NBA playoffs vs. Golden State: Dallas perishes on the threes

As a basketball player, you don’t forget a game like that so quickly, the Dallas Mavericks have to live with this fate now. Of course, the Texans’ title chances aren’t gone after that second game in the NBA Semifinals against the Golden State Warriors, but the aftermath should be severe. The 117:126 in San Francisco gave the team around the German Maxi Kleber a 0:2 deficit in the series – it was a defeat of the most superfluous kind. And a sign that you should never be too sure in this sport.

The guests were partially in the lead with 19 points, Dallas played the favorites in front of their home crowd for almost half a time. It was 53:34, Luka Doncic put on his diabolical grin again, his teammates turned out to be a squadron of three and everything spoke for the Mavs’ next coup. Dirk Nowitzki’s former club sees itself as a shooting club in these NBA playoffs, almost every Dallas professional can hit shots from a distance – and if Doncic is in a good mood (he scores 42 points in the end), the team is one Spectacle.

The only problem is: Basketball doesn’t just consist of three-point shots, it has to fit together a bit more. The mix has to be right. And if you fail to score at some point, you will get into trouble. “If you miss four threes in a row, you can’t try the fifth,” said Mavericks coach Jason Kidd afterwards. He struggled with the choice of throws by his actors, who simply overdid it with the continuous fire. “And if you take the fifth, you have to do it. If you don’t, there’s a blowout, that happened in the third quarter.”

Dallas throws too many three-pointers against Golden State – and not all find their target

That phase after half-time almost hurt to watch. Too many attempts ended with the sound that no basketball player likes to hear: knock, the ball hit the ring and an opponent picked it up from there. You can decide by three-way games, as the Mavs have proven all too often with all their snipers named Reggie Bullock, Jalen Brunson, Dorian Finney-Smith or Kleber (who only got one shot this time). But you can also “perish” with the threes, says Kidd. 21 of 45 attempts ended up rushing through the trap. Actually not a bad rate – but when it counted, nothing worked anymore.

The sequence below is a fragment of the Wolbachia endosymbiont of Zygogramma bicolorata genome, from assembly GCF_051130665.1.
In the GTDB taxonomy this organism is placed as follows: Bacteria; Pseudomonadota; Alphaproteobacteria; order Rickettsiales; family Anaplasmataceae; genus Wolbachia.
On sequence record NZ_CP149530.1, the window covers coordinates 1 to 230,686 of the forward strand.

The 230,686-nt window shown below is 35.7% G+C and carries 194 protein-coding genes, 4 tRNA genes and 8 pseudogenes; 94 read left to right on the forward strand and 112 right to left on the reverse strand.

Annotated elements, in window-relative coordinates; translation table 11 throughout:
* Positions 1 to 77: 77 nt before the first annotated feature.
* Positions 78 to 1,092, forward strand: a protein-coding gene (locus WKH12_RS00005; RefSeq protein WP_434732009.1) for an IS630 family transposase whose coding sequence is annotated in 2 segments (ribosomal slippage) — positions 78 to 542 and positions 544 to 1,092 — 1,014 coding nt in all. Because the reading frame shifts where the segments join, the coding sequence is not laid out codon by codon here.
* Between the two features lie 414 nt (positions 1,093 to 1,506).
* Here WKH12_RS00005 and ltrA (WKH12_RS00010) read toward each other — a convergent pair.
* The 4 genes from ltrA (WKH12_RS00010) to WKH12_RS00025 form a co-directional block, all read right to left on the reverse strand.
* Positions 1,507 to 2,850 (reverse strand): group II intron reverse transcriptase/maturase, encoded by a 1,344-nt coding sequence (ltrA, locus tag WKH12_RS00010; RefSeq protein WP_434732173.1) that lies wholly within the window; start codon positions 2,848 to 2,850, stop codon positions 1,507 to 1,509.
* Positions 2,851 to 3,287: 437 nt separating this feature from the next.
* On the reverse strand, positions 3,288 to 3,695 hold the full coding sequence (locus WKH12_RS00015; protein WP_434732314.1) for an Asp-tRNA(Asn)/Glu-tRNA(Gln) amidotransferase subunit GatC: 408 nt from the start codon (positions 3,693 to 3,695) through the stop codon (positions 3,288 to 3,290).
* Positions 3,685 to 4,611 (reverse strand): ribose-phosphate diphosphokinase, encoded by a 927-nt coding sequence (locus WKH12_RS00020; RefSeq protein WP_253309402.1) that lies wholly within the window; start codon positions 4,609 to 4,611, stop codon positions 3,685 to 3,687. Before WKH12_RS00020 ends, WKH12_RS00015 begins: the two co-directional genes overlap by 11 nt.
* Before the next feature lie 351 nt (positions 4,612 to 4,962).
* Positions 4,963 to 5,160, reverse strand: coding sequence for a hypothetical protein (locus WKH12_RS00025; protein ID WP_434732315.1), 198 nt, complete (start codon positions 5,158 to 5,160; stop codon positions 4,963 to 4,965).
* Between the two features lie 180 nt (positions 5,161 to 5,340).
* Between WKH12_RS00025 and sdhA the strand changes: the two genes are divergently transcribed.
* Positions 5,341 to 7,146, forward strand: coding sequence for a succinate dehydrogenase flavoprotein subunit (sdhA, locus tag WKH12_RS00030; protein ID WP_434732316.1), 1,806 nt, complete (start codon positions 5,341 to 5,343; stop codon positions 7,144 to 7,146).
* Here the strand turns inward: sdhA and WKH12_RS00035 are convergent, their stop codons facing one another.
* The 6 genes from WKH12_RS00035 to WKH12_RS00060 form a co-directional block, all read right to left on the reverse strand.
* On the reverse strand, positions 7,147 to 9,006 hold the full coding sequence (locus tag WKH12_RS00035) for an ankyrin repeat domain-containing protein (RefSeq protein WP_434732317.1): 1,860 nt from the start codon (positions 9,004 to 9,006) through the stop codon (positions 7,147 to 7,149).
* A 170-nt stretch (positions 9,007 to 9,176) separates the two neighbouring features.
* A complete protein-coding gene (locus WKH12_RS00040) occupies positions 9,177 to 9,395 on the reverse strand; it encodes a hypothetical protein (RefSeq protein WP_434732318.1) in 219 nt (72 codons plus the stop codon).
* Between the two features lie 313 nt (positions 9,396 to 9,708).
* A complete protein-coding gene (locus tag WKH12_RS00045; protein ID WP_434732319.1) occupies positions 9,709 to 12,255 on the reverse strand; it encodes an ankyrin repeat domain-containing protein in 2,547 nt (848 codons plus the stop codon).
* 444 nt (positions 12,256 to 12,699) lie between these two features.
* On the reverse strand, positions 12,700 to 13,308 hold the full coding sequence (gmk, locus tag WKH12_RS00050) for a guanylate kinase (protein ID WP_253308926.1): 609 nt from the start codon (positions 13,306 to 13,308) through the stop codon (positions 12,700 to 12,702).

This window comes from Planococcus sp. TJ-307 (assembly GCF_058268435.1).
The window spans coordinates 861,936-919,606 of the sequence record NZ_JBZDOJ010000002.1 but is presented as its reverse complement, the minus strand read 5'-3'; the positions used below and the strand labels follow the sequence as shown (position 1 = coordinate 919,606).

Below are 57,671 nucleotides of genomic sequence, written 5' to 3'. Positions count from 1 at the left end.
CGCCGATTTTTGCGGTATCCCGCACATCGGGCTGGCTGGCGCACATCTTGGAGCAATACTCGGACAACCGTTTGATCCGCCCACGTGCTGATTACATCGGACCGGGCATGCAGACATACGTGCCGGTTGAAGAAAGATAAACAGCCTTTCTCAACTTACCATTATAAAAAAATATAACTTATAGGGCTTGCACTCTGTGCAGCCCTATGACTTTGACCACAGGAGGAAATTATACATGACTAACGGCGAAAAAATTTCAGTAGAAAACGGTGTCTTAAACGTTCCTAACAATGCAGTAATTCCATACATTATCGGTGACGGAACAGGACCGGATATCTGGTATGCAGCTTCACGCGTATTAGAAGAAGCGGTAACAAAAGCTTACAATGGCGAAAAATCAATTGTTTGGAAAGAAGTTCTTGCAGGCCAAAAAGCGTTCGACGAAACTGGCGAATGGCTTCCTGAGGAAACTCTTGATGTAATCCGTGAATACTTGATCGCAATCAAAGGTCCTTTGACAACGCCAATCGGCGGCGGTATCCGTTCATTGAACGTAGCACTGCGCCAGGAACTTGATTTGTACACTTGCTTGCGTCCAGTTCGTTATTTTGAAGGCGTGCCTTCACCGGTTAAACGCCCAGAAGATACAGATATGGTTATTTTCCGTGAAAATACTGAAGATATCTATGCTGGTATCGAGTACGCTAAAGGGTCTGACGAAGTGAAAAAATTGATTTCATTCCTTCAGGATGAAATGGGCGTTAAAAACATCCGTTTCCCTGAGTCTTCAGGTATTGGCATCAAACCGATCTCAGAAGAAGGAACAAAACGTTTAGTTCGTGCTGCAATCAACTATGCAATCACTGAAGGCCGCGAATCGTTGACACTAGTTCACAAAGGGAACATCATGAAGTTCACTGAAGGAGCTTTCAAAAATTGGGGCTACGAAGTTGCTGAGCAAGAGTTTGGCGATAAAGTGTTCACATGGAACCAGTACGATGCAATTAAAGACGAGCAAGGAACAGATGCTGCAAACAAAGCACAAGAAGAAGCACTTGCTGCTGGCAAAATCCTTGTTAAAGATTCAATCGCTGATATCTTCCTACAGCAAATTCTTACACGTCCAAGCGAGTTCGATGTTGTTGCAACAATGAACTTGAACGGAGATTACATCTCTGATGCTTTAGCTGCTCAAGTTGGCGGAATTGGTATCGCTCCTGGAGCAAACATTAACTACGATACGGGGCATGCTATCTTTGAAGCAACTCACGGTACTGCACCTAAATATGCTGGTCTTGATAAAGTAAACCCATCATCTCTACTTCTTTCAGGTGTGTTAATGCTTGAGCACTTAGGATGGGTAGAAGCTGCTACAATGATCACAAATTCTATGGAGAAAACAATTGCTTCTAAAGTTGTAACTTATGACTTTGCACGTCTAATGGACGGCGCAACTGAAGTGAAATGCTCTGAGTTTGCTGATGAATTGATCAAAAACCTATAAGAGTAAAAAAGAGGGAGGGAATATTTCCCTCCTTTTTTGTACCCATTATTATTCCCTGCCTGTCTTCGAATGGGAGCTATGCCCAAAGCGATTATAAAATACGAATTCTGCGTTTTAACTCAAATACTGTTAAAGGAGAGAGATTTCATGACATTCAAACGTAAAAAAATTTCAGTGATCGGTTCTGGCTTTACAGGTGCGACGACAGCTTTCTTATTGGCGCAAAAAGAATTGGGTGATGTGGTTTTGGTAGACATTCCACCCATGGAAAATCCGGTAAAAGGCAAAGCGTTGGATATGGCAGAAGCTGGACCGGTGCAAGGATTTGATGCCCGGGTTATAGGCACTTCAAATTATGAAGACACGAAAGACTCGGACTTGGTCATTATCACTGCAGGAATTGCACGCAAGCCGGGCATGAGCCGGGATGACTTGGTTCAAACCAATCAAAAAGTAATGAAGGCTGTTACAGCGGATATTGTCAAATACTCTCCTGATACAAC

In the Warriors led by Stephen Curry (32 points), six players scored in double figures. Golden State worked their way up point by point thanks to Andrew Wiggins, Klay Thompson, Kevon Looney and, above all, the push from the immensely strong young professional Jordan Poole (23 points). “The experience and the chemistry – we have this attitude that we’re never really out. We believe in ourselves,” said Curry after the 200th playoff win in Warriors history. When Otto Porter Jr. finally scored 86:85, this exciting duel was turned.

Golden State won the final quarter 43:32, Dallas collapsed. “We played away against one of the best teams in the league,” said Jason Kidd, who looked devastated but still sees nothing decided in this series. “It’s happening. We just have to focus on game three now.” It takes place on Monday night (3 a.m.) in Dallas and from the Mavs point of view it all comes down to one thing: the ball has to go under the basket to the big boys, otherwise the offensive will seem too one-dimensional. “Live by the three – and die by the three”, it says in the USA. Just throwing threes can go terribly wrong.



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